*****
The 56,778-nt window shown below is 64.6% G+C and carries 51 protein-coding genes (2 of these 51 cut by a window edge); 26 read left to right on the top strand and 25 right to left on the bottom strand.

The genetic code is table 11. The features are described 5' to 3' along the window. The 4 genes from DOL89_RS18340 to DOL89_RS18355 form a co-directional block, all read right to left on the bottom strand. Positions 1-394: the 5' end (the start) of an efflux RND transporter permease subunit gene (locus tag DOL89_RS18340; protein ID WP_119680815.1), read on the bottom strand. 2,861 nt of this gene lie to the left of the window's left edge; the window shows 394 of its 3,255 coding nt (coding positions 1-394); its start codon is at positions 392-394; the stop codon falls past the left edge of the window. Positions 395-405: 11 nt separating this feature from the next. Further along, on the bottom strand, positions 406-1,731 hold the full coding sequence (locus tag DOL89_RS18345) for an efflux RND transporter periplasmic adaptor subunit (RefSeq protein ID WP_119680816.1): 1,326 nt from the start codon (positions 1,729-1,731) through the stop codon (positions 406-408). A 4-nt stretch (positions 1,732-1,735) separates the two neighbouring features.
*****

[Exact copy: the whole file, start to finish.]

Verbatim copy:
The 56,778-nt window shown below is 64.6% G+C and carries 51 protein-coding genes (2 of these 51 cut by a window edge); 26 read left to right on the top strand and 25 right to left on the bottom strand.

The genetic code is table 11. The features are described 5' to 3' along the window. The 4 genes from DOL89_RS18340 to DOL89_RS18355 form a co-directional block, all read right to left on the bottom strand. Positions 1-394: the 5' end (the start) of an efflux RND transporter permease subunit gene (locus tag DOL89_RS18340; protein ID WP_119680815.1), read on the bottom strand. 2,861 nt of this gene lie to the left of the window's left edge; the window shows 394 of its 3,255 coding nt (coding positions 1-394); its start codon is at positions 392-394; the stop codon falls past the left edge of the window. Positions 395-405: 11 nt separating this feature from the next. Further along, on the bottom strand, positions 406-1,731 hold the full coding sequence (locus tag DOL89_RS18345) for an efflux RND transporter periplasmic adaptor subunit (RefSeq protein ID WP_119680816.1): 1,326 nt from the start codon (positions 1,729-1,731) through the stop codon (positions 406-408). A 4-nt stretch (positions 1,732-1,735) separates the two neighbouring features.